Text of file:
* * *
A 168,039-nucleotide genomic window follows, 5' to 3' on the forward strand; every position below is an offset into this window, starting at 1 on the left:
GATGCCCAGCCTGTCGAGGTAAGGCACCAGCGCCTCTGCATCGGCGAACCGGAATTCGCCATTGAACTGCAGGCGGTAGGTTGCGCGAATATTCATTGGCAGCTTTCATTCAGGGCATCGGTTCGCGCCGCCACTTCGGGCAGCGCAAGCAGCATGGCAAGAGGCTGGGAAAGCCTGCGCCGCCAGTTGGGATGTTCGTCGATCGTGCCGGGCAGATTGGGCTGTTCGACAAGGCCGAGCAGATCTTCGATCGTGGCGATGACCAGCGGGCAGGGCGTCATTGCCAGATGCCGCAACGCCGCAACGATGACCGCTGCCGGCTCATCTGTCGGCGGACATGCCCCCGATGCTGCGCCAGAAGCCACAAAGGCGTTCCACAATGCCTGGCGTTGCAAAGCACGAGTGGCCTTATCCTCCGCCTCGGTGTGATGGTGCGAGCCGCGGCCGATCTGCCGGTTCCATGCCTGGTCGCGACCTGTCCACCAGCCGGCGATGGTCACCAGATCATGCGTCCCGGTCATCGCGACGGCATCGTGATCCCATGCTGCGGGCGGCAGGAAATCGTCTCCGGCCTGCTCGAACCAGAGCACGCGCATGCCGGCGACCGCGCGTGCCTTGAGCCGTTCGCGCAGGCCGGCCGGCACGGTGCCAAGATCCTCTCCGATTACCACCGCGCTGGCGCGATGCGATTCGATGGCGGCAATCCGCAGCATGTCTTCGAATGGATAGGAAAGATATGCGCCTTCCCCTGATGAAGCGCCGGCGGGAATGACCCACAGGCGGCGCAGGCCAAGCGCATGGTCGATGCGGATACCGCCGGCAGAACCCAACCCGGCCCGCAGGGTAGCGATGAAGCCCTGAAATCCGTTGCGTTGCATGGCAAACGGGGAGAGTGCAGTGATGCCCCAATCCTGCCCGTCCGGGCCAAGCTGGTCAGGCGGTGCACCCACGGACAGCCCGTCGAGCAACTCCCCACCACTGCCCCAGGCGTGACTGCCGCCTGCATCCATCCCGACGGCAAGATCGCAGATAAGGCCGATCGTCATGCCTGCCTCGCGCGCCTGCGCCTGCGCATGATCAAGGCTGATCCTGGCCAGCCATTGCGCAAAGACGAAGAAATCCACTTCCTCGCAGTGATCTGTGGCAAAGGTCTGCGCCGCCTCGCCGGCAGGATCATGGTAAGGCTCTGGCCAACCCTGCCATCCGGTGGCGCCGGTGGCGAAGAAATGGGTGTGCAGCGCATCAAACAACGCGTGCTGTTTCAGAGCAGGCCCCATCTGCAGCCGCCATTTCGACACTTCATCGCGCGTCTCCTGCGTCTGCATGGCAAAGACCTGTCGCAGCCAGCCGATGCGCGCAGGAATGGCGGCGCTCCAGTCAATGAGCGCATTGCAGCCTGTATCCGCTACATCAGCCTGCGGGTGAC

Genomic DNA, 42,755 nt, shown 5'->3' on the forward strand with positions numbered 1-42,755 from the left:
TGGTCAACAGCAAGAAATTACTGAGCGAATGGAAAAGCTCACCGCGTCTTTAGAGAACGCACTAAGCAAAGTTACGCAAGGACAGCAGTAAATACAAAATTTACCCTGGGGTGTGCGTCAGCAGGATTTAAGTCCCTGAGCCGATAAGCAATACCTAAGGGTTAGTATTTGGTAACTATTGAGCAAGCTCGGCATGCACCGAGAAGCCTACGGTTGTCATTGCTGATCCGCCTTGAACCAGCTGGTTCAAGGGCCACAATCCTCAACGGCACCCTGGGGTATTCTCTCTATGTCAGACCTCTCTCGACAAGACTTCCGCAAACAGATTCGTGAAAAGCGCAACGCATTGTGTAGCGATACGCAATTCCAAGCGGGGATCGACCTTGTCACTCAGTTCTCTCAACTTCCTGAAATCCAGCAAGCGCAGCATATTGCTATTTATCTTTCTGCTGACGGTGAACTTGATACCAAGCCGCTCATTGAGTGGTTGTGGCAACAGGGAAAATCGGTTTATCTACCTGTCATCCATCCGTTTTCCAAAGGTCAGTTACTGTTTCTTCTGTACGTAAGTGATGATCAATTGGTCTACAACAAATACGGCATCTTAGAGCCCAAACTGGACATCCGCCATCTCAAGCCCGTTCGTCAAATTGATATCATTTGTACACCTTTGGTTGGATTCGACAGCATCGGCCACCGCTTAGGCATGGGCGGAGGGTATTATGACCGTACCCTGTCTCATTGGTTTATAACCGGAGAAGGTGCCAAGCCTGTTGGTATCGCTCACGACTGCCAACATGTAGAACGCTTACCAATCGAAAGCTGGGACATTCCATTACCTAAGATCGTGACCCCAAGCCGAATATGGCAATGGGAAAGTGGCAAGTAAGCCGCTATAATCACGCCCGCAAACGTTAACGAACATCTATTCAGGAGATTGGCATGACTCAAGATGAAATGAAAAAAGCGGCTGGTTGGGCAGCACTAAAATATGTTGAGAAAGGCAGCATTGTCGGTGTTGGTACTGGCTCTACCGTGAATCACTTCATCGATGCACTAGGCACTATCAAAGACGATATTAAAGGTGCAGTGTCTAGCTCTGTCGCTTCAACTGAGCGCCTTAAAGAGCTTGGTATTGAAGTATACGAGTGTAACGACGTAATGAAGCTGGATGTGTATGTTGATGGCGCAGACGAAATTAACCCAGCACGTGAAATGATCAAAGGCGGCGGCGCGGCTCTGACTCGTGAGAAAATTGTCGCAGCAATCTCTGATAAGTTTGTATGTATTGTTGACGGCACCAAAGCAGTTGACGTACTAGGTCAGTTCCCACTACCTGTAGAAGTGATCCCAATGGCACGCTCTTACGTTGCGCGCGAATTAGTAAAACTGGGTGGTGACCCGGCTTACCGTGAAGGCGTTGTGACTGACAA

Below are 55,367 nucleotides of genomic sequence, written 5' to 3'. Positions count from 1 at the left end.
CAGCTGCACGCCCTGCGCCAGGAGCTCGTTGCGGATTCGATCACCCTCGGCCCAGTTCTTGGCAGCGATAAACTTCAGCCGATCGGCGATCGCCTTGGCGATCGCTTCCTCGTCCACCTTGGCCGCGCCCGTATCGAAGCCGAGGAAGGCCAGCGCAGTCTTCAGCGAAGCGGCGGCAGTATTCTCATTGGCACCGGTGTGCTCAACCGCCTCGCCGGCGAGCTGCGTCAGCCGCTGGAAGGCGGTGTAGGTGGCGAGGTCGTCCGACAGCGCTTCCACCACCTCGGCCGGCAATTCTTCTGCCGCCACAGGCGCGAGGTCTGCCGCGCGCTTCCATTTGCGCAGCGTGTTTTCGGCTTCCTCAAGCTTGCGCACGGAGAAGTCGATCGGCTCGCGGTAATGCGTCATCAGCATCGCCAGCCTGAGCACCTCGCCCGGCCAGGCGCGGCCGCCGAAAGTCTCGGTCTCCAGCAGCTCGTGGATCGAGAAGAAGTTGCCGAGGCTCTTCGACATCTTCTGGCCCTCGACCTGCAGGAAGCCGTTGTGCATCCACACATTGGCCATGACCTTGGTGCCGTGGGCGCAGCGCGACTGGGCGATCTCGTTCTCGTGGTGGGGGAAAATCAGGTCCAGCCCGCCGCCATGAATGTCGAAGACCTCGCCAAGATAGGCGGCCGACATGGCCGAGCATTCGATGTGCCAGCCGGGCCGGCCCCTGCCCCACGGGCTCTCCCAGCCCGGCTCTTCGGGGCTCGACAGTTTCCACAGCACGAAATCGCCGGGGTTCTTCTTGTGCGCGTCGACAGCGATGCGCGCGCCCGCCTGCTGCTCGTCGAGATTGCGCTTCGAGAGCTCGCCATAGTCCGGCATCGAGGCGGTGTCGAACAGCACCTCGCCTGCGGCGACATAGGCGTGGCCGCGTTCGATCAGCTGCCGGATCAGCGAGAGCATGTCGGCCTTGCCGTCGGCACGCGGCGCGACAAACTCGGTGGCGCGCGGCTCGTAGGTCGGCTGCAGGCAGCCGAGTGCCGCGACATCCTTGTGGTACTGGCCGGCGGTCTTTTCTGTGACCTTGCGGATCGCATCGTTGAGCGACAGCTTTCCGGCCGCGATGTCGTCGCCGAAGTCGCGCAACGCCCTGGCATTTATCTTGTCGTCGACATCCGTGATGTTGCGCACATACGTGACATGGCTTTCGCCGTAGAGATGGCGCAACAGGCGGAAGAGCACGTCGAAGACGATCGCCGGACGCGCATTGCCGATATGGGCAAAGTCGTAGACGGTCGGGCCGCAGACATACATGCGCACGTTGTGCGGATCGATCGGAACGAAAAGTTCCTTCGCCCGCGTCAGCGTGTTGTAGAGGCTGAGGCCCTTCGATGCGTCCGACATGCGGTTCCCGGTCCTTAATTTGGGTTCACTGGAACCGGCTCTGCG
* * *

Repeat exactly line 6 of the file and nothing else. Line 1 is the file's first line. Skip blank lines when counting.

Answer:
CAGCTGCACGCCCTGCGCCAGGAGCTCGTTGCGGATTCGATCACCCTCGGCCCAGTTCTTGGCAGCGATAAACTTCAGCCGATCGGCGATCGCCTTGGCGATCGCTTCCTCGTCCACCTTGGCCGCGCCCGTATCGAAGCCGAGGAAGGCCAGCGCAGTCTTCAGCGAAGCGGCGGCAGTATTCTCATTGGCACCGGTGTGCTCAACCGCCTCGCCGGCGAGCTGCGTCAGCCGCTGGAAGGCGGTGTAGGTGGCGAGGTCGTCCGACAGCGCTTCCACCACCTCGGCCGGCAATTCTTCTGCCGCCACAGGCGCGAGGTCTGCCGCGCGCTTCCATTTGCGCAGCGTGTTTTCGGCTTCCTCAAGCTTGCGCACGGAGAAGTCGATCGGCTCGCGGTAATGCGTCATCAGCATCGCCAGCCTGAGCACCTCGCCCGGCCAGGCGCGGCCGCCGAAAGTCTCGGTCTCCAGCAGCTCGTGGATCGAGAAGAAGTTGCCGAGGCTCTTCGACATCTTCTGGCCCTCGACCTGCAGGAAGCCGTTGTGCATCCACACATTGGCCATGACCTTGGTGCCGTGGGCGCAGCGCGACTGGGCGATCTCGTTCTCGTGGTGGGGGAAAATCAGGTCCAGCCCGCCGCCATGAATGTCGAAGACCTCGCCAAGATAGGCGGCCGACATGGCCGAGCATTCGATGTGCCAGCCGGGCCGGCCCCTGCCCCACGGGCTCTCCCAGCCCGGCTCTTCGGGGCTCGACAGTTTCCACAGCACGAAATCGCCGGGGTTCTTCTTGTGCGCGTCGACAGCGATGCGCGCGCCCGCCTGCTGCTCGTCGAGATTGCGCTTCGAGAGCTCGCCATAGTCCGGCATCGAGGCGGTGTCGAACAGCACCTCGCCTGCGGCGACATAGGCGTGGCCGCGTTCGATCAGCTGCCGGATCAGCGAGAGCATGTCGGCCTTGCCGTCGGCACGCGGCGCGACAAACTCGGTGGCGCGCGGCTCGTAGGTCGGCTGCAGGCAGCCGAGTGCCGCGACATCCTTGTGGTACTGGCCGGCGGTCTTTTCTGTGACCTTGCGGATCGCATCGTTGAGCGACAGCTTTCCGGCCGCGATGTCGTCGCCGAAGTCGCGCAACGCCCTGGCATTTATCTTGTCGTCGACATCCGTGATGTTGCGCACATACGTGACATGGCTTTCGCCGTAGAGATGGCGCAACAGGCGGAAGAGCACGTCGAAGACGATCGCCGGACGCGCATTGCCGATATGGGCAAAGTCGTAGACGGTCGGGCCGCAGACATACATGCGCACGTTGTGCGGATCGATCGGAACGAAAAGTTCCTTCGCCCGCGTCAGCGTGTTGTAGAGGCTGAGGCCCTTCGATGCGTCCGACATGCGGTTCCCGGTCCTTAATTTGGGTTCACTGGAACCGGCTCTGCG